The US Fiscal Cliff

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The US Fiscal Cliff

The US Fiscal Cliff

Rather like the Eurozone crisis has been the topic of conversation for the past few years, we can expect the US fiscal cliff to be the discussion point for at least the next few months.

Stocks and shares quite literally fell off a cliff yesterday, with volatility spiking as investors hit the panic button and sent the Dow into a tail spin.

Any buyers this morning are brave and clearly have no fear of potentially catching a falling knife as one big fall in stocks can often be followed by another.

The problem for the US is not the size of the fiscal measures that are due to come into effect as of January 2013, but the speed of them.

$600bn might sound like a lot, but it's not vast for the world's biggest economy and it's a drop in the ocean compared to the figures they've been pumping into the economy with their QE.

The problem is that even this amount of austerity is greater than the sort of tightening we have seen Europe, and it will happen instantly, rather than over the course of months or years.

It has the potential to throw the US back into recession and, even though most investors have been well aware of this, they'd been preoccupied with the US elections. Now that this is out of the way, the focus has shifted.

The timing of these measures is also not ideal as the US economy remains very fragile. Consumers continue to deleverage, wage inflation is moribund and the economy is about to be whacked with the fiscal cliff.

It is up to the politicians to come to an agreement as to how the matter is dealt with and they have hardly inspired confidence in the past.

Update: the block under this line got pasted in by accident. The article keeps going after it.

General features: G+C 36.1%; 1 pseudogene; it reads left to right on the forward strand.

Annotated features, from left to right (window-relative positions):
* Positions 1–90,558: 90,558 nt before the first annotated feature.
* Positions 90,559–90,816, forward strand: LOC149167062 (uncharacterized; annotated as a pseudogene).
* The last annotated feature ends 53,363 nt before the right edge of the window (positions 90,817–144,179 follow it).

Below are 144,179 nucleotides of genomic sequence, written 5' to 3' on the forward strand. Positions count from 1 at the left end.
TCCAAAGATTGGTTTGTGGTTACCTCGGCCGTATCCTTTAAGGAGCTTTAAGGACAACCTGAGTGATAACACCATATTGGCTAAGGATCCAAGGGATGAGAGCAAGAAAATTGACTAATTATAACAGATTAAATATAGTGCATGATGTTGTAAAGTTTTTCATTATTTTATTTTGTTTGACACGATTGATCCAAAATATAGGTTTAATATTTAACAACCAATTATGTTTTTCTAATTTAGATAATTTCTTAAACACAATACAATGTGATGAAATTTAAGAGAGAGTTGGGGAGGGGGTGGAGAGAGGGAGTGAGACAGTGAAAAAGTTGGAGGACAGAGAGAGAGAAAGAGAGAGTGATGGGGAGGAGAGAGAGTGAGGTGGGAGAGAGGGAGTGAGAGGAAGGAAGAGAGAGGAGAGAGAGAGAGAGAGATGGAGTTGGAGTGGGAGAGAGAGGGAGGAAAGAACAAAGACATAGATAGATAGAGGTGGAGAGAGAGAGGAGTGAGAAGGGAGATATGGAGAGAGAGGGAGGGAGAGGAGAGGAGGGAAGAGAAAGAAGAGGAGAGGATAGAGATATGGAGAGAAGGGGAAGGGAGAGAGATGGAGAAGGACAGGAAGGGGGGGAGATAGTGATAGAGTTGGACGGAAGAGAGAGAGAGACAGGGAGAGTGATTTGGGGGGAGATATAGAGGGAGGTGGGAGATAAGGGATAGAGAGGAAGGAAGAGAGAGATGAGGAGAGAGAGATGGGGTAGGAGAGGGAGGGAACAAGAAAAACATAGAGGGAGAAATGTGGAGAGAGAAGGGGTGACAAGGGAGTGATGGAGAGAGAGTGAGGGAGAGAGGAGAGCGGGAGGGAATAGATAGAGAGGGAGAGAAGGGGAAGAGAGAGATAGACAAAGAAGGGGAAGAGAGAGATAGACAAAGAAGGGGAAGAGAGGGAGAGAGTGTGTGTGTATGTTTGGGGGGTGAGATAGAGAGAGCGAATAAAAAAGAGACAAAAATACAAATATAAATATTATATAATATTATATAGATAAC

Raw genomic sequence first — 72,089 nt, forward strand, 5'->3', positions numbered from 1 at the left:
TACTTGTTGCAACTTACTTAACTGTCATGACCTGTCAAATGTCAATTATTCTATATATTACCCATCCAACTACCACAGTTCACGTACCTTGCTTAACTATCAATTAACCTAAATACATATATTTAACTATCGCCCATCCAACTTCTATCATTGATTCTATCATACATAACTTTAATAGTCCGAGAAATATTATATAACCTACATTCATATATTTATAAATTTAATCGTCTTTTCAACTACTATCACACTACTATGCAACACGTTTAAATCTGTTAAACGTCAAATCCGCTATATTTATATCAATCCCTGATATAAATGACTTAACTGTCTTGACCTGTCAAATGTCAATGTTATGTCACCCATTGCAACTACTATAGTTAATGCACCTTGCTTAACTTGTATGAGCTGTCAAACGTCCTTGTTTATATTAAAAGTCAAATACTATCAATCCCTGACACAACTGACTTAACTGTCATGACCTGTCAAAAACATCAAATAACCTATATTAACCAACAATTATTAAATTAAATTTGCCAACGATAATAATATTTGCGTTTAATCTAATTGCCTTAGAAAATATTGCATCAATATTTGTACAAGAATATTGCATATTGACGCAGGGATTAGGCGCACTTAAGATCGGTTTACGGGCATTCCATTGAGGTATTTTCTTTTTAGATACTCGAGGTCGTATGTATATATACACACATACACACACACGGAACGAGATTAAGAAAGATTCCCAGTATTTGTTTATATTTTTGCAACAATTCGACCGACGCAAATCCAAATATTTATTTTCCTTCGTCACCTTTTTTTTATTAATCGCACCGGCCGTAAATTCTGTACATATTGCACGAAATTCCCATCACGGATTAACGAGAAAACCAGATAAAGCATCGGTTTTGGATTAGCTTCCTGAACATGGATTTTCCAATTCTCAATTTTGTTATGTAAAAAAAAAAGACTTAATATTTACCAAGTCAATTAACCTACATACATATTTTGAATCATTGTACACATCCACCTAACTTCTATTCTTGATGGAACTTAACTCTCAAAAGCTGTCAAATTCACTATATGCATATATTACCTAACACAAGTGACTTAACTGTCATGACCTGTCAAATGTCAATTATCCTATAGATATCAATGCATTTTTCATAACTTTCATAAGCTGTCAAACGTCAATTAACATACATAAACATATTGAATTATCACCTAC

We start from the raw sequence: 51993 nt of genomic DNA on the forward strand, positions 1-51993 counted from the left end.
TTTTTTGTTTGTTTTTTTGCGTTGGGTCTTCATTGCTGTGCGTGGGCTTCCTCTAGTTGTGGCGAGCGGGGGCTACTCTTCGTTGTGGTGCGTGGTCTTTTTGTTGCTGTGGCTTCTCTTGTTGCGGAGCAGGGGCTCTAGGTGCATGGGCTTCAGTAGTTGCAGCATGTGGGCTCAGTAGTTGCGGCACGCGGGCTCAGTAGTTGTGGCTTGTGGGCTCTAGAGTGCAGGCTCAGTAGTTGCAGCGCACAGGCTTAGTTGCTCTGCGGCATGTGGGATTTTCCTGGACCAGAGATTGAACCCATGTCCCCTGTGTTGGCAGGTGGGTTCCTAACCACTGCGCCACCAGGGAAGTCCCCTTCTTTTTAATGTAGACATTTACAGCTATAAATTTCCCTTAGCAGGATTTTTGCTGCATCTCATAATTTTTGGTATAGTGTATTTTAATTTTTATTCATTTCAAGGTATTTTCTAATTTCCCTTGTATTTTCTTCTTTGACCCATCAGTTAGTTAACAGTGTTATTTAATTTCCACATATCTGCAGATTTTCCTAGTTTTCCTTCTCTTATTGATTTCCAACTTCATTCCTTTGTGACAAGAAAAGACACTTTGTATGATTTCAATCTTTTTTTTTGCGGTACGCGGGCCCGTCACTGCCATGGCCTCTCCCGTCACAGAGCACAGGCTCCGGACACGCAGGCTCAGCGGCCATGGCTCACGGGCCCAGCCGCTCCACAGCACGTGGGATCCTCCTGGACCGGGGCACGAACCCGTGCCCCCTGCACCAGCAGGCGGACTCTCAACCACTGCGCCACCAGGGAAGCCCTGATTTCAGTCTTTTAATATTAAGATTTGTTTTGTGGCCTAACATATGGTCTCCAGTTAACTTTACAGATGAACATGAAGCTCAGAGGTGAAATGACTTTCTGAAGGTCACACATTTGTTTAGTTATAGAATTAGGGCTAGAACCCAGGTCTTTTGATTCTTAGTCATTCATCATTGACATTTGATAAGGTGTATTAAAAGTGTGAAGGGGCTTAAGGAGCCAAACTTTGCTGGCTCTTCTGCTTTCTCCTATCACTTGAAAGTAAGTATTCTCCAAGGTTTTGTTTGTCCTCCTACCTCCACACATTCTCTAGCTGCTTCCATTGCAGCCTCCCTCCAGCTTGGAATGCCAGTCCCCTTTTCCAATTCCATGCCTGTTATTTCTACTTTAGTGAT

Negotiations over the raising of the debt ceiling almost always go right down to the wire, often with an undesirable outcome. No wonder spread betting investors are nervous.

By Simon Denham - 8 November 2012

The US Fiscal Cliff - Part 2

Update - 15 November 2012

US indices suffered from another big sell-off last night, with the Dow Jones nose diving as a result of the pushing and pulling in Washington over the fiscal cliff.

Last year, we saw the Democratic President and the Republican House of Representatives to-and-fro over the raising of the fiscal cliff.

Ultimately, the lack of political consensus sent markets into a tailspin and today's deadlocked situation looks remarkably similar.

Obama is standing firm with his stance of not extending the Bush tax cuts for the rich, but the Republicans appear to remain unmoved in their fight to extend them.

It seems that the recent election was not enough to give the Republicans a clear enough message that the US electorate does not agree with their current policies.